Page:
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Old 22-06-2003, 04:03 PM   #1
dr.Ru
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Default Drums::: programiranje bubnja

Basic Tricks
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Depending on the musical style there are some things to consider when programming drum tracks. For most of the dance styles it is good to program strait fours and sixteenths to the bar, but for more rock-oriented music we would like to program drums in a way that it sounds like a Live drummer played it.
The first thing to do should be obvious: listen to real drummers. There is a lot to learn from the way a real drummer does it's thing, that can be translated to drum programming. For this reason there are some very famous drummers who are doing pure drum-programming for other famous musicians.
The first thing that can be learned is the fact that a drummer has only two hands and two feet. This sounds like something we all know, but it implicates clearly how a drummer plays a rhythm and what he can do and cannot do. The first and most made error in drum programming is doing things a real drummer could never do. And I don't mean doubling up the drums with percussion because in reality there could be a percussionist. What I'm referring to is the machine-like use of Hi-Hat, Bass drum and Snare. A lot of musicians program these three instruments as the basis for their rhythm. So far so good. But when you have a Hi Hat on every sixteenth of the bar, a real drummer would mostly use both hands to play the Hi Hat and every time he hits the Snare, one hit on the Hi Hat goes missing. Strangely enough a lot of people who listen to music are not aware of this but do associate a Hi Hat that is consistently hitting on each sixteenth to machine-like programming, even on a subconscious level. So the first lesson to be learned from this is to check your rhythm for concurrent hits that a real drummer could never accomplish. This is the ONE thing to do to get rid of the machine-like association.
Second, and most of you will know this, are of course to use some sort of swing in your programming, moving some beats here and there out of exact timing. This can be a lot of work, especially because it is a very delicate matter. Moving beats out of timing to far may create sloppy rhythm. Also, not every instrument lends itself to this kind of tinkering. Bass drum and Snare drum are the drive of the rhythm and should not be messed with regarding to timing, there are other ways to make those sounding alive. Any good real drummer has rock-solid timing on his Bass and Snare beats. Swing is introduced mostly on the Hi Hats and Cymbals. They can run around the solid rhythm that is set by the Bass and Snare.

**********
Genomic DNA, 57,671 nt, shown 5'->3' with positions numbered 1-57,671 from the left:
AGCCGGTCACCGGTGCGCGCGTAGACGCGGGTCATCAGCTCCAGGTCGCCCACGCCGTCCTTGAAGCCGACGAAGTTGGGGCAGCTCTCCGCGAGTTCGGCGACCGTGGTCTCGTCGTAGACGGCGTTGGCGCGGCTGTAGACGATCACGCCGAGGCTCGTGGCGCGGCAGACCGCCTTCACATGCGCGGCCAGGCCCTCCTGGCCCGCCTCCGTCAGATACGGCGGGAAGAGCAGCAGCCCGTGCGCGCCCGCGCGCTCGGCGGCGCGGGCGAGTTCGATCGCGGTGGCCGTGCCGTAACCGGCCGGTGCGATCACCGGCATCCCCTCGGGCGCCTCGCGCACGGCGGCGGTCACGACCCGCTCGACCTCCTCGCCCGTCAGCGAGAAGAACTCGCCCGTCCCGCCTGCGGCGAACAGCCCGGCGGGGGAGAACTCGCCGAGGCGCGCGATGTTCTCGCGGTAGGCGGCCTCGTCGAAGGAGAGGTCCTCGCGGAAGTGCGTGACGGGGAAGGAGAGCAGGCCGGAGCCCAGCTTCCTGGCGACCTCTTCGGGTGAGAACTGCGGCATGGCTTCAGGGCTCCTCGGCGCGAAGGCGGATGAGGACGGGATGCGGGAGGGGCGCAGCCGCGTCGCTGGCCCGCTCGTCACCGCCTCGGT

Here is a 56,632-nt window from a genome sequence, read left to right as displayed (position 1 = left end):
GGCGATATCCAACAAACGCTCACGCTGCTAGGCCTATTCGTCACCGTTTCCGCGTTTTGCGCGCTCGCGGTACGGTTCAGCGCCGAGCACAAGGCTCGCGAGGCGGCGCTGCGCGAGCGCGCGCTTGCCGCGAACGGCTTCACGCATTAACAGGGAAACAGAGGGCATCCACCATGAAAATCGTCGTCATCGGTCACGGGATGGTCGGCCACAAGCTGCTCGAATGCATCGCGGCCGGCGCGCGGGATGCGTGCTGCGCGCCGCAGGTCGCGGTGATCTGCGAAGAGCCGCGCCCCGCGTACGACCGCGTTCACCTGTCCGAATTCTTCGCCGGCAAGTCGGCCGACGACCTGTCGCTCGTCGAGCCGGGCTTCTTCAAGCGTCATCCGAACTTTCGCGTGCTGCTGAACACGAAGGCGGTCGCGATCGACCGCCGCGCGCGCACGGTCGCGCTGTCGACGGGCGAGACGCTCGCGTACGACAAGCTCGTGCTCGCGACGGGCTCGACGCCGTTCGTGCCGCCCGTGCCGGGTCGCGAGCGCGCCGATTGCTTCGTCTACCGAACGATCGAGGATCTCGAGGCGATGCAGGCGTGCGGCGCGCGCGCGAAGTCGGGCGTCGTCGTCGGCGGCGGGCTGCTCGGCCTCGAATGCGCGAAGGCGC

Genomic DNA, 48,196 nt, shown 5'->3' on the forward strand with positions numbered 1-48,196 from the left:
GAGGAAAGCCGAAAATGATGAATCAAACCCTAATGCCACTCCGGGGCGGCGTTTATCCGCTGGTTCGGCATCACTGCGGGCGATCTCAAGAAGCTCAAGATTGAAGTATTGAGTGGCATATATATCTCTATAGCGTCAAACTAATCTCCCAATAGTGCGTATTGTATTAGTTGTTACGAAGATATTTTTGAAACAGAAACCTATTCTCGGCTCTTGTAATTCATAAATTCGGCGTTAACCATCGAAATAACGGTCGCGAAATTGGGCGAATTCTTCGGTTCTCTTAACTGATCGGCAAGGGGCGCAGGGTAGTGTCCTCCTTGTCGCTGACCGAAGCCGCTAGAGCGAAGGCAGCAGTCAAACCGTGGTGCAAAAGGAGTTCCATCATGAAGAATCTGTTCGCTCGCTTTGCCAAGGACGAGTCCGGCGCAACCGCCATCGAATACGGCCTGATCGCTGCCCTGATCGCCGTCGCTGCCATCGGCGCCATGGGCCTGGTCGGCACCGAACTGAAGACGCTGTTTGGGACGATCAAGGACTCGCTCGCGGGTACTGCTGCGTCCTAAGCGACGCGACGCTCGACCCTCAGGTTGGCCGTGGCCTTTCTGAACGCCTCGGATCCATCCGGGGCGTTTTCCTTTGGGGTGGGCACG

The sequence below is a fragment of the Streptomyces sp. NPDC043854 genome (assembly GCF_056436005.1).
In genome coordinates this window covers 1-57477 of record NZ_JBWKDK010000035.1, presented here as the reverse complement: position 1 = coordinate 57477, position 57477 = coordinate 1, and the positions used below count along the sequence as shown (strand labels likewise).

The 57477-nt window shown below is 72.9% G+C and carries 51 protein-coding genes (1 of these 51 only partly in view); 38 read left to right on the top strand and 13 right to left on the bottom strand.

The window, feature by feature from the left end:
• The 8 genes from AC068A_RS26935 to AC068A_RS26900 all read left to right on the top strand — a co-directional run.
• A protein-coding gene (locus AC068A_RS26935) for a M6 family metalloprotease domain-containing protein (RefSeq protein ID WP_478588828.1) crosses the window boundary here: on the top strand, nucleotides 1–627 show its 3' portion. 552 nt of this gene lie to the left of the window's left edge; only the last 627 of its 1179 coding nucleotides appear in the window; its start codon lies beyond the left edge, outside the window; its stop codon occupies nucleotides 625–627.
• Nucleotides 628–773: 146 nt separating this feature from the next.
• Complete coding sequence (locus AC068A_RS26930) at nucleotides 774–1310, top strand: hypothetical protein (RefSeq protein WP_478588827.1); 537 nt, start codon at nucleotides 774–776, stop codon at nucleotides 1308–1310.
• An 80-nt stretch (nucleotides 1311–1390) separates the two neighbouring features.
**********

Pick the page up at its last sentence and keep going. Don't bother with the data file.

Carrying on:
So how can we liven-up the Bass and Snare if we have to keep them to exact timing ?
The simple answer is to use velocity. A real drummer is no robot, so he can not make every hit exactly the same. So varying the velocity for a bunch of hits (you don't have to change every hit) will go a long way and it will not mess with the basic timing of your rhythm.
Advanced Tricks
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This is where it gets interesting. When you listen very carefully and very closely to a real drummer you will hear certain hits that seem to run around the basic hits and it can be heard best on the Snare. What I'm referring to are called "grace notes". First of all, this is a mechanical thing. When a drummer hits the Snare his stick sometimes will touch the Snare a second time right after the real hit in a slightly uncontrolled matter. Because this after-hit (as I shall call it for now) is not really controlled or driven by the drummer it is much softer in velocity (and therefor in volume). Adding grace-notes to your rhythm should be done very subtle. Create a few copies of your main rhythm and put some different grace notes in them. After this, use the copies with the grace notes just every now and then in your normal rhythm. Try to be random as where to put a "grace-note pattern" and which copy to use. Just for information, experienced drummers put grace-notes in their rhythm in a controlled manner. For example, it is a very important technique used in Jazz to create a special kind of swing.
But wait, there is more
When a drummer hits an instrument (and again this is most obvious with the Snare) the instrument is not being hit consistently in the same place. And a Snare drum can sound very different based on the place where it is hit. We can emulate this by using two or three samples instead of just one. Use the basic sample to make one or two copies and edit them with a program like Cool Edit, Gold Wave or Sound Forge, using EQ to create some damping or attenuation to the copies. Now load the copies into extra drum tracks and use the different Snare sounds at random.
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